Introduction: The right ventricular infundibular sparing approach (RVIS) to the repair of tetralogy of Fallot (TOF) avoids a full-thickness ventricular incision, typically utilized in the transinfundibular (TI) method. Methods: We performed a retrospective, age-matched cohort study of patients who underwent RVIS at Texas Children’s Hospital or TI at Children’s Hospital Medical Center in Nebraska and subsequently underwent cardiac magnetic resonance imaging (CMR). We compared right ventricular end-diastolic and systolic volumes indexed to body surface area (RVEDVi and RVESVi) and right ventricular ejection fraction (RVEF) as primary endpoints. Secondary endpoints were indexed left ventricular diastolic and systolic volume (LVEDVi and LVESVi), left ventricular ejection fraction (LVEF), right ventricular (RV) sinus ejection fraction (EF) and RV outflow tract EF (RVOT EF). Results: Seventy-nine patients were included in the analysis; 40 underwent RVIS and 39 underwent TI repair. None of the patients in the TI repair group had an initial palliation with a systemic to pulmonary arterial shunt compared to seven (18%) in the RVIS group (P <.01). There was no appreciable difference in RVEDVi (122 ± 29 cc/m2 vs 130 ± 29 cc/m2, P =.59) or pulmonary regurgitant fraction (40 ± 13 vs 37 ± 18, P =.29) between the RVIS and TI groups. Compared to the TI group, the RVIS group had higher RVEF (54 ± 6% vs 44 ± 9%, P <.01), lower RVESV (57 ± 17 cc/m2 vs 67 ± 25 cc/m2, P =.03), higher LVEF (61 ± 11% vs 54 ± 8%, P <.01), higher RVOT EF (47 ± 12% vs 41 ± 11%, P =.03), and higher RV sinus EF (56 ± 5% vs 49 ± 6%, P <.01). Conclusions: In this selected cohort, patients who underwent RVIS repair for TOF had higher right and left ventricular ejection fraction compared to those who underwent TI repair.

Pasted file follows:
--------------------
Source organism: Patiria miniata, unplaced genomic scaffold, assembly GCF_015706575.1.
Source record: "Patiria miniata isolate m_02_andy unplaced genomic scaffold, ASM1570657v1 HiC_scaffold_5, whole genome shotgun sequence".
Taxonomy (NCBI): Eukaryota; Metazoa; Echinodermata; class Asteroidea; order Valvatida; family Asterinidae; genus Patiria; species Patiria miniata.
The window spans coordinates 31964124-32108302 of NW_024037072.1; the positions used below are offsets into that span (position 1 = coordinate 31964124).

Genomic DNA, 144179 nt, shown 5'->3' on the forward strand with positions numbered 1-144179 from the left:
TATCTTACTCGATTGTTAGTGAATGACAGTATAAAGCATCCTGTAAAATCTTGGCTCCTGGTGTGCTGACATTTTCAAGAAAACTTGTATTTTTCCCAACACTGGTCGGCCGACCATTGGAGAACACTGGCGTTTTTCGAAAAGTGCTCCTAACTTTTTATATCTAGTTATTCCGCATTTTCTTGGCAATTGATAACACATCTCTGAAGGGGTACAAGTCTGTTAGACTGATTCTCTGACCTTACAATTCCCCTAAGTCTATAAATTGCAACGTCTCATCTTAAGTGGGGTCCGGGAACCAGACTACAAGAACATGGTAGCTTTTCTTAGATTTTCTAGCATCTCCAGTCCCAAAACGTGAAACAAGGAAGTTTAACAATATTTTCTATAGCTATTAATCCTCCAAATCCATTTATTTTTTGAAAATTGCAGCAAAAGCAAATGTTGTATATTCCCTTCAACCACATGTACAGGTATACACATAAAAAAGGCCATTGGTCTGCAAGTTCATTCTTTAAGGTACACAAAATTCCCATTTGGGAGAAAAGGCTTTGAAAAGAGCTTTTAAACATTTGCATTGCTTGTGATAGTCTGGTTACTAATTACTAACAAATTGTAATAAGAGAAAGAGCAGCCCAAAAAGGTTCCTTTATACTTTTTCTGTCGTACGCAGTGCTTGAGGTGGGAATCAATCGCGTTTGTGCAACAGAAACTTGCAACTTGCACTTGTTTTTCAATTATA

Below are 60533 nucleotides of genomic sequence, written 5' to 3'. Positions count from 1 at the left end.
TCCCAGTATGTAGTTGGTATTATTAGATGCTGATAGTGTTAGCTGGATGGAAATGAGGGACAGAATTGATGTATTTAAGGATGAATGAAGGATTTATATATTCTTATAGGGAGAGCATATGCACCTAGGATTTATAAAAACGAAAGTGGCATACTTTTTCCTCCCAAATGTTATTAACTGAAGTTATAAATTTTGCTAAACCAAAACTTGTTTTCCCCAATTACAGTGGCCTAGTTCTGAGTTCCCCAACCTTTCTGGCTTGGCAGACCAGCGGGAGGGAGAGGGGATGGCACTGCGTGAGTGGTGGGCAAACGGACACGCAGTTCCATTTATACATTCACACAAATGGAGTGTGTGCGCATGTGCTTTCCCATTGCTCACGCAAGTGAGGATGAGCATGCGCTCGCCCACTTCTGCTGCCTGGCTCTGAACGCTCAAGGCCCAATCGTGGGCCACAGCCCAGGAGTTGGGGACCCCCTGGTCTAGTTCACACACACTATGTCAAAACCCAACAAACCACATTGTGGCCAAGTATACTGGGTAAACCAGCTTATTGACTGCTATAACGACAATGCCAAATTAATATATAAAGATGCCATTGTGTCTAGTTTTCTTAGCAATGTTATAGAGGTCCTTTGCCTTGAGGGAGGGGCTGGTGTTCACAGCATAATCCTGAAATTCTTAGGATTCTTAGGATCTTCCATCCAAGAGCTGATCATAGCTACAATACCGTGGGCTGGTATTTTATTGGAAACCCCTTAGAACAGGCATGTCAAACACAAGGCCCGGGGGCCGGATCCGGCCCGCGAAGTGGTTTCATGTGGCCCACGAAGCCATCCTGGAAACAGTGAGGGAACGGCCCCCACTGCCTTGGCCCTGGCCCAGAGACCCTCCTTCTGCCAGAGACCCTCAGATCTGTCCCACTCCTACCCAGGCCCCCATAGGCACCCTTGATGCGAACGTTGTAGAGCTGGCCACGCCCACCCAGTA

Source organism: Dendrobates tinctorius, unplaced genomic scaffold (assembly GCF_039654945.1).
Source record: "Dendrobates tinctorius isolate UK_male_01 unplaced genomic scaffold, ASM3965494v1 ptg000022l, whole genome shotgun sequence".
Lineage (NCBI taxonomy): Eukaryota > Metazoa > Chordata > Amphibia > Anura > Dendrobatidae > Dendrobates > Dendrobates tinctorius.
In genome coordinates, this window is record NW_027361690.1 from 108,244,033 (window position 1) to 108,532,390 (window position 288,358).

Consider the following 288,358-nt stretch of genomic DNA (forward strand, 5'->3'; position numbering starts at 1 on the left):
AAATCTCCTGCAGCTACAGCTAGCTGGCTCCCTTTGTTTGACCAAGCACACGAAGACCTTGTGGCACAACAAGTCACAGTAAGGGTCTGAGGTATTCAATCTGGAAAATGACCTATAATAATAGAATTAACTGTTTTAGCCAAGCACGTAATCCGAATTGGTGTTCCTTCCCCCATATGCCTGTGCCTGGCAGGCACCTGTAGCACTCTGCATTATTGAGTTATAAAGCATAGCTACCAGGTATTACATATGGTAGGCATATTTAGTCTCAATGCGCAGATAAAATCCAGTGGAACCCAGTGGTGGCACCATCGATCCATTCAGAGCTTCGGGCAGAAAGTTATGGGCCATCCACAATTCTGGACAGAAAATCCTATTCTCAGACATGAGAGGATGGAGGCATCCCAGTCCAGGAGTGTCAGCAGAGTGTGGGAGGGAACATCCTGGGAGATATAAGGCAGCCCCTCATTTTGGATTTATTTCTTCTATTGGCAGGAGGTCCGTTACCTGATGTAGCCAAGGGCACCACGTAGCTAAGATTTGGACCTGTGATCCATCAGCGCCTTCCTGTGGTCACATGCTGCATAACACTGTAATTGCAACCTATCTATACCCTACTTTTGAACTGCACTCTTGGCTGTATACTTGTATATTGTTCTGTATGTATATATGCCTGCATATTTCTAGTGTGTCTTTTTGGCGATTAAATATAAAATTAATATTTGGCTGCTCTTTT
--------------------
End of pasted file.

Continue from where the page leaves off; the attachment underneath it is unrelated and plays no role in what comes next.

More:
- cardiac magnetic resonance imaging
- right ventricular infundibular sparing repair
- tetralogy of Fallot
ASJC Scopus subject areas
- Pediatrics, Perinatology, and Child Health
- Radiology Nuclear Medicine and imaging
- Cardiology and Cardiovascular Medicine